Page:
instructions as to the coming meal, throwing out 
suggestions the while as to the merits of thisor 


that particular dish, and in one place the ancient 
chambermaid insisted that one of the ladies, Who 
had got a slight cold, should have the prete put 
into her bed for a short time to warm it. You 
need not look shocked, Colonel. The prete in 
question was merely a wooden frame, in the midst 
of which hangs a scaldino filled with burning 
ashes — a most comforting ecclesiastic, I can 
assure you. All the inns we visited had certain 
characteristics in common. The entrance is 
always dirty, and the staircase too, the dining- 
rooms fairly comfortable, the bedrooms always 
clean and good, and the food much better than 
you would expect to find in such out-of-the-way 
places- ; indeed I cannot think of any inn where it 
was not good and wholesome, while often it was 
delicious. In short, Lady Considine, I strongly 
advise you to take a drive in Italy next spring, 
and if I am free I shall be delighted to act as 

" Sir John has forgotten one or two touches 1 
must fill in," said the Marchesa. " It was often 
difficult to arrange a stopping-place for lunch, so 
we always stocked our basket before starting. 
After the first day's experience we decided that it 
was vastly more pleasant to take our meal while 
.going uphill at a foot-pace, than in the swing and 
jolt of a descent, so the route and the pace of the 


horses had to be regulated in order to give us a 
good hour's ascent about noon. Fortunately hills 
are plentiful in this part of Italy, and in the keen 
air we generally made an end of the vast store of 
provisions we laid in, and the generous fiascho was 
always empty a little too soon. Our drive came to 
an end at Fano, whither we had gone on account 
of a strange romantic desire of Sir John to look 
upon an angel which Browning had named in one 
of his poems. Ah ! how vividly I can recall our 
pursuit of that picture. It was a wet, melancholy 
day. The people of Fano were careless of the 
fame of their angel, for no one knew the church 
which it graced. At last We came upon it by the 
merest chance, and Sir John led the procession 
up to the shrine, where we all stood for a time in 
positions of mock admiration. Sir John tried 
hard to keep up the imposition, but something, 
either his innate honesty or the chilling environ- 
ment of disapproval of Guercino's handiwork, was 
too much for him. He did his best to admire, 
but the task was beyond his powers, and he 
raised no protest when some scoffer affirmed that,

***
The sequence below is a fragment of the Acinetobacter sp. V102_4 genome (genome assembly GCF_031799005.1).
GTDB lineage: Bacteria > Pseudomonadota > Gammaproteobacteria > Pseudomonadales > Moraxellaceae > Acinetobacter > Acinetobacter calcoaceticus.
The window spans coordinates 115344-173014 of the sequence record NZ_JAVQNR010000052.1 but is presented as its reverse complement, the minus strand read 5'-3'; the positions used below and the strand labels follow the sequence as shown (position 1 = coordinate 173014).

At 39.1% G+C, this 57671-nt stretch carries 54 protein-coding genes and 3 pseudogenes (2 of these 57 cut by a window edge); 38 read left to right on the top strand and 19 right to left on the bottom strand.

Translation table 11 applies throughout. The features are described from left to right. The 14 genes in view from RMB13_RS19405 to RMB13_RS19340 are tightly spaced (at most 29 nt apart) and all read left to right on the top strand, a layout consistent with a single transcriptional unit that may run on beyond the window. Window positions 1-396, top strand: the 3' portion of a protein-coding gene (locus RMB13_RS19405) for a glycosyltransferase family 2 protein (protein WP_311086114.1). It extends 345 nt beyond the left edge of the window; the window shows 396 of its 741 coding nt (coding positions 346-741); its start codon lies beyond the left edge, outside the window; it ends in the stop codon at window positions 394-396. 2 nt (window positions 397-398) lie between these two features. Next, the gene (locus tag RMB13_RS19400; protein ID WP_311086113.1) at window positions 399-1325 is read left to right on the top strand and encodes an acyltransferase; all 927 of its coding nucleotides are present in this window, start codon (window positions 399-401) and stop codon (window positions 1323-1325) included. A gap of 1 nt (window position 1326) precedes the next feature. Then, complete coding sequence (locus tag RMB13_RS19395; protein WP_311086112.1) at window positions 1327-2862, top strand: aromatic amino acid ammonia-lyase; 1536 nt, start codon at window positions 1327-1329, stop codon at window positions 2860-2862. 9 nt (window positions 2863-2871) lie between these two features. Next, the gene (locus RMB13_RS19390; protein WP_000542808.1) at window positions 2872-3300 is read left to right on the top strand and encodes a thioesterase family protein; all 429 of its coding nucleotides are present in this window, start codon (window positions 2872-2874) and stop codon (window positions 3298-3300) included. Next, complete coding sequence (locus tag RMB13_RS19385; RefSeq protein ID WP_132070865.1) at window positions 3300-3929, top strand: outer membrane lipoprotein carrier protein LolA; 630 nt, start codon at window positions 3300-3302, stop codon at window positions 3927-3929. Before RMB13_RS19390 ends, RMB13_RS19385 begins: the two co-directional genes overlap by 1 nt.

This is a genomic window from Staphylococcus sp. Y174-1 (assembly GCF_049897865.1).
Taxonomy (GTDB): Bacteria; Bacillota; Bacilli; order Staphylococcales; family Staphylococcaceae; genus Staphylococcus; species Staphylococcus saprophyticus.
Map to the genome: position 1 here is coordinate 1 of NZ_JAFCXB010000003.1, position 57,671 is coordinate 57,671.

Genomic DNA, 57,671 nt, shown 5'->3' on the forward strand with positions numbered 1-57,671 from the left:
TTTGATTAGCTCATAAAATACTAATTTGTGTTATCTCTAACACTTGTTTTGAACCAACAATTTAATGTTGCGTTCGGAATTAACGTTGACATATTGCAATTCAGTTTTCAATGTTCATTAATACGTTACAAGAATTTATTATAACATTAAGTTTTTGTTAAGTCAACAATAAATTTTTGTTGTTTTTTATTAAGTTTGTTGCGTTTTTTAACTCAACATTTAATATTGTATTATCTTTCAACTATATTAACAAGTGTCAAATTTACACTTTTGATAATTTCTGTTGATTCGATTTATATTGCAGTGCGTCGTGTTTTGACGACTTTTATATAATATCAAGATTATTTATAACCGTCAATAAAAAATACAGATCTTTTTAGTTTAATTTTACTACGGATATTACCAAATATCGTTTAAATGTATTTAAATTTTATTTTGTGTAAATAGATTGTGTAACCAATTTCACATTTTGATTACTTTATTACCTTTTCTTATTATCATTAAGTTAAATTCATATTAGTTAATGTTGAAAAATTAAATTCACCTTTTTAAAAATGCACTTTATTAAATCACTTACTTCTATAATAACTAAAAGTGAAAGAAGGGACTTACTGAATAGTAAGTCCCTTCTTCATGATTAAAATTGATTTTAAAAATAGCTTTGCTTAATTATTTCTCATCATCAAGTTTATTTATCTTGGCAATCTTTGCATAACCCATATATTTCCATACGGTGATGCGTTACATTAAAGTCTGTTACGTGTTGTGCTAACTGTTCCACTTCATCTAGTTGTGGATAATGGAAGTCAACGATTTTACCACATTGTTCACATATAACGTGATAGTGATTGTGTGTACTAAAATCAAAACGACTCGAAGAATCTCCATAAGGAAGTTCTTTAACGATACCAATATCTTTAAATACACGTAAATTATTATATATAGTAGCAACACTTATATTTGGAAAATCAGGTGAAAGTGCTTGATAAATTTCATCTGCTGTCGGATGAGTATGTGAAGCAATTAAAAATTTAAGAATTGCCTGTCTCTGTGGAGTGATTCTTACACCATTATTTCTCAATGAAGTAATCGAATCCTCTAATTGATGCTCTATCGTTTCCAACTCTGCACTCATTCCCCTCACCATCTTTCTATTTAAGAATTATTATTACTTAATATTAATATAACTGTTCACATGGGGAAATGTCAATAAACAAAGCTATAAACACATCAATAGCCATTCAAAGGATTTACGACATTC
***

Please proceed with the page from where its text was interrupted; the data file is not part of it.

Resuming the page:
though Browning might be a great poet, he was 
a mighty poor judge of painting, when he gave in 
his beautiful poem immortality to this tawdry 
theatrical canvas. ' I think,' said Sir John, "we 
had better go back to the hotel and order lunch. 


It would have been wiser to have ordered it be- 
fore we left.' We were all so much touched by 
his penitence that no one had the heart to re- 
mind him how a proposition as to lunch had been 
made by our leading Philistine as soon as we 
arrived, a proposition waved aside by Sir John as 
inadmissible until the ' Guardian Angel ' should 
have been seen and admired." 

" I plead guilty," said Sir John. " I think this 
experience gave a death-blow to my career as an 
appreciator. Anyhow, I quite forget what the 
angel was like, and for reminiscences of Fano 
have to fall back upon the excellent colazione we 
ate in the externally unattractive, but internally 
admirable, Albergo del Moro." 

Menu — Lunch. 
Astachi all' italiana. Lobster all' Italiana. 

Filetto di bue alia napolitana. Fillet of beef with Neapolitan 

Risotto alia spagnuola. Savoury rice. 

Menu — Dinner. 
Zuppa alia Romana. Soup with quenelles. 

Salmone alia Genovese. , Salmon alia Gtenovese. 

Costolette in agro-dolce. Mutton cutlets with Roman 

Flano di spinacci. Spinach in a mould. 

Cappone con riso. Capon with rice. 

Croccante di mandorle. Almond sweet. 

Ostriche alia Napolitana. Oyster savoury. * 


"Since I have been associated with the pro- 
duction of a dinner, I have had my eyes opened 
as to the complicated nature of the task, and the 
numerous strings which have to be pulled in 
order to ensure success," said the Colonel; "but, 
seeing that a dinner-party with well-chosen sym- 
pathetic guests and distinguished dishes re- 
presents one of the consummate triumphs of 
civilisation, there is no reason to wonder. To 
achieve a triumph of any sort , demands an 

" Effort," said Miss Macdonnell. " Yes, effort 
is the word I associate with so many middle-class 
English dinners. It is an effort to the hostsi 
who regard the whole business as a mere pay- 
ing off of debts ; and an effort to the guests, 
who, as they go to dress, recall grisly memories of 
former similar experiences. It often astonishes 
me that dinner-giving of this character should 
still flourish." 

" The explanation is easy," said Van der Roet ; 
" it flourishes because it gives a mark of distinc- 


tion. It is a delicious moment for Mrs. Johnson 
when she is able to say to Mrs. Thompson, ' My 
dear, I am quite worn-out ; we dined out every 
day last week, and have four more dinners in 
the next five days.' These good people show 
their British grit by the persistency with which 
they go on with their penitential hospitality, and